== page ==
"The pursuit of individual expression in an industry, market, and cultural context highly opposed to it might be a way to look at it," he suggests. "But mostly, [Chinese] indies are small companies trying to survive, or hobbyists making things that sometimes reflect a lot of insularity and lack of exposure. Things are moving slowly. There is no Indie Game The Movie or similar popular narrative in China's games community, as I understand it." There's an Independent Games Festival presented through GDC China, and Ma says it helps expose locals to work developed by foreign creators based in China or from elsewhere in the Asia-Pacific region. Babycastles' Ben Johnson was acquainted with Ma, and helped invite him to curate the show at The Armory. "We knew it was going to be pretty tricky from the start," says Ma, "but I was mostly interested in looking for non-commercial independent work done by just a few people or less -- games that were being made by people who were interested in using them as a platform or delivery form for personal expression primarily, and who were not trying to make something explicitly commercial." The developers on show are Buran Deng, Huang Tianxiao, Yi Wang, Zhipeng Li, Danqing Wang and Peng Bitao -- the latter is the creator of inpla.net, which Ma says can be thought of as China's TIGsource. Ma says the exhibited works range "from minimalistic to nostalgic, non-gamey to more conventionally so." "It's a small collection of playable material plus some media from other works, not currently playable, but I'm happy that it covers something of a spectrum," he says. "I always admired Babycastles' work in NYC greatly and am super happy to be collaborating on this with them, especially as talking about independent game development at a global scale is entering more and more of the public discourse. Having spent eight years so far outside of the U.S. has really influenced me in that respect and I'm really happy to be able to share this." Babycastles co-founder Syed Salahuddin says the collective has been working on honing its mission, "a manifesto of sorts inspired by Anna Anthropy's book 'Rise of the Videogame Zinesters' where we have decided to be an all-inclusive organization (open to all ages and identities) exhibiting and celebrating independent experimental video games." "Since our humble beginnings our exhibitions have been moving away from presenting games in traditional arcade cabinets to filling up entire spaces inside galleries and museums with sculptural and highly immersive experiences," Salahuddin explains. "We've built a cat town in Paris, a spaceship at the Museum of Natural History's planetarium, and a Keita Takahashi-designed '3D Pac-Man' room at the Museum of Arts and Design... We're in the process of planning an independent Islamic games exhibition for our new gallery titled: 'Assalamualaikum Babycastles'." Soon, Babycastles will have its own home, Salahuddin hopes: "We've been incredibly excited about starting a new venue in NYC, a three-to-five-year project tentatively called the 'Babycastles Gallery,'" he says. "It is a space for exhibiting and supporting artists that create sculptural and experimental work that doesn't necessarily fill the traditional molds of a video game. We're focusing on game designers that have outgrown the independent games arcade scene and are looking for a space to go wild in."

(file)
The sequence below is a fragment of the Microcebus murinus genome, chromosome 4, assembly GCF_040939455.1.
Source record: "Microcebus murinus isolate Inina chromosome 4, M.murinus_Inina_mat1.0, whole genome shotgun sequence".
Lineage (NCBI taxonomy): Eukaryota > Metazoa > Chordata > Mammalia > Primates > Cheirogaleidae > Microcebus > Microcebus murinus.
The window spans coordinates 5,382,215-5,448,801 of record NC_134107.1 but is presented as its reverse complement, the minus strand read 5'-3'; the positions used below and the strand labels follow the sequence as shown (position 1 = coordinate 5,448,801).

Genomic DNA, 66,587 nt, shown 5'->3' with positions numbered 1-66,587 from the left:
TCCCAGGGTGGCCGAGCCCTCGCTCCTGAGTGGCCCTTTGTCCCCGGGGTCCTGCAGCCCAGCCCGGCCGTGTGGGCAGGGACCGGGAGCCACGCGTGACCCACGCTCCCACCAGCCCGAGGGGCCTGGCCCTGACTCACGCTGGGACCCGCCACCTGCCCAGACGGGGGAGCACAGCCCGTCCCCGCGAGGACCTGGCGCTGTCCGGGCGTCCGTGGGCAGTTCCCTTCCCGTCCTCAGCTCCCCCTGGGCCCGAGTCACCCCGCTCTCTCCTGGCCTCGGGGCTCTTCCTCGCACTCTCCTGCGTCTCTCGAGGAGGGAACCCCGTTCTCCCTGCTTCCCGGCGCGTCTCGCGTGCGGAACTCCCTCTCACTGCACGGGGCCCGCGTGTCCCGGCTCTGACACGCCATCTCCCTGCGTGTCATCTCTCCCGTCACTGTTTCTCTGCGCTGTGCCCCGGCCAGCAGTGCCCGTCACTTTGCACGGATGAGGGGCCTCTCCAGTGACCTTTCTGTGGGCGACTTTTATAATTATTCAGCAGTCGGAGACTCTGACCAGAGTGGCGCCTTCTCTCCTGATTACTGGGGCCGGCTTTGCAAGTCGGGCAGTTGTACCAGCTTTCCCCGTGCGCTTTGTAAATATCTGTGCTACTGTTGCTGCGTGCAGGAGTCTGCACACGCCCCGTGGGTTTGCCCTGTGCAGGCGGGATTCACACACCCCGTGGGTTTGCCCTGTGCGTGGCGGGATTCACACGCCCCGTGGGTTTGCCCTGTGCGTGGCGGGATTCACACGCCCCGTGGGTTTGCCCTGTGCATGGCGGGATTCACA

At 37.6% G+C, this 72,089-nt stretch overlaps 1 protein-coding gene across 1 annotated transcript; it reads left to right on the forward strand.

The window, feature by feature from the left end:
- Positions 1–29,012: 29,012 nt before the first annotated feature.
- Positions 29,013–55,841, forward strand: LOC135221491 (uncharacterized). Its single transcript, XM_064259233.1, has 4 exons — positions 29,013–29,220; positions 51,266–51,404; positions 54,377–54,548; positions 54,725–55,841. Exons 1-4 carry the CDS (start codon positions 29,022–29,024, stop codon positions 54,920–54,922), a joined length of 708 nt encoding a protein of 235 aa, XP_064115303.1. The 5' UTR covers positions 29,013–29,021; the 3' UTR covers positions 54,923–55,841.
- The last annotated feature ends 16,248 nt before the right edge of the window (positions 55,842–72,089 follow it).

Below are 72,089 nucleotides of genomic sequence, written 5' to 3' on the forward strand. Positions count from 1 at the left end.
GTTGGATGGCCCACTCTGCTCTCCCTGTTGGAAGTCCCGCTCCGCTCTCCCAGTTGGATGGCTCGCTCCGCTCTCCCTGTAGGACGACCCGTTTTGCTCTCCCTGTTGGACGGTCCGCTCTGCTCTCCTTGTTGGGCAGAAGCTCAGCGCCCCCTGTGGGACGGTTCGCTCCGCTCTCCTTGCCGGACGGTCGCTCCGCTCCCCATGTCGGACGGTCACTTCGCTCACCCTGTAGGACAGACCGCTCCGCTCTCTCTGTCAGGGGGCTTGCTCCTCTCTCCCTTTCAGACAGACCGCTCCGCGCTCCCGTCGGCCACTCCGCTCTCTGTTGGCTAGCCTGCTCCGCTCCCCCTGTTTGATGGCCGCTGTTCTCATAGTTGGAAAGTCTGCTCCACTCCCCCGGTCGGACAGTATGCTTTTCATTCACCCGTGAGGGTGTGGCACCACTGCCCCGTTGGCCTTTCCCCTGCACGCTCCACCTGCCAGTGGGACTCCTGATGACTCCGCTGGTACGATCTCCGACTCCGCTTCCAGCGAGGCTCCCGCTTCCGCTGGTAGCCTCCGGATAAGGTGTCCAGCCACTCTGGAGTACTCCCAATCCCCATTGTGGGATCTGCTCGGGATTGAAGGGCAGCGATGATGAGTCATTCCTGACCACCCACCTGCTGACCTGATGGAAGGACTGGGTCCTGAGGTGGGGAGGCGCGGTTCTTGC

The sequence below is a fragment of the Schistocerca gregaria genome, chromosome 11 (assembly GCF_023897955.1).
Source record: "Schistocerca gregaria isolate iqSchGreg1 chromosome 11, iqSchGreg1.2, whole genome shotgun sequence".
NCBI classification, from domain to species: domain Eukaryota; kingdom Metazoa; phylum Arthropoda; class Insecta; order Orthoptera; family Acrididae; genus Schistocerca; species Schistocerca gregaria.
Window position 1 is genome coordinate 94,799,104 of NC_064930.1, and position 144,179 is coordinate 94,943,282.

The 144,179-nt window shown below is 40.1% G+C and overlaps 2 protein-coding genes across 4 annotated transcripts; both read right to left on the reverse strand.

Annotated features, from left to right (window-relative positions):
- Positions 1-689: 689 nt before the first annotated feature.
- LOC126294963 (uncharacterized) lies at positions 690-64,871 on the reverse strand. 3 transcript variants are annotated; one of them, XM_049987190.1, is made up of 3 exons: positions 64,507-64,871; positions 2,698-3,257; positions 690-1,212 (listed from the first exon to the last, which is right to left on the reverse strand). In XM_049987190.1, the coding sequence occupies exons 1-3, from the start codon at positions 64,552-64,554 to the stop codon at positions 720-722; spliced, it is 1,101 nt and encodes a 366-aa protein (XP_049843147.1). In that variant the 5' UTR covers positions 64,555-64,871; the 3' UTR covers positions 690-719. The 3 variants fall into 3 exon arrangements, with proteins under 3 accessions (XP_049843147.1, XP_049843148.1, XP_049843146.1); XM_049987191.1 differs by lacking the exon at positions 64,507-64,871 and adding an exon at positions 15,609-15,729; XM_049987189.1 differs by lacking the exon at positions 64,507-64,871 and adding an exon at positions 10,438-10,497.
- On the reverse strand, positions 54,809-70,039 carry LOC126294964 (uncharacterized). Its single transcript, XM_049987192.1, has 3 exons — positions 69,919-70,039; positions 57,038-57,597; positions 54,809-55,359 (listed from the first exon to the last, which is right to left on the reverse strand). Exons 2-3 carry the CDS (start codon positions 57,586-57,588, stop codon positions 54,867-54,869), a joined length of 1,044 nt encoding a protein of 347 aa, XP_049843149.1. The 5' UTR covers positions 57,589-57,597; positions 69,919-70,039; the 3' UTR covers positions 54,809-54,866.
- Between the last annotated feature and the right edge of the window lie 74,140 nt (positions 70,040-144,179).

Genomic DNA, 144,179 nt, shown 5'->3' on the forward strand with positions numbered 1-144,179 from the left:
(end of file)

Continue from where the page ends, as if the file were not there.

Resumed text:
"Mostly, [Chinese] indies are small companies trying to survive, or hobbyists making things that sometimes reflect a lot of insularity and lack of exposure."
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Upcoming exhibition to feature China's emerging indies
What's China's indie game scene like? Bryan Ma is curating an exhibition of Chinese art games for Babycastles in New York City, and talks to Gamasutra about some unique challenges facing the nascent space.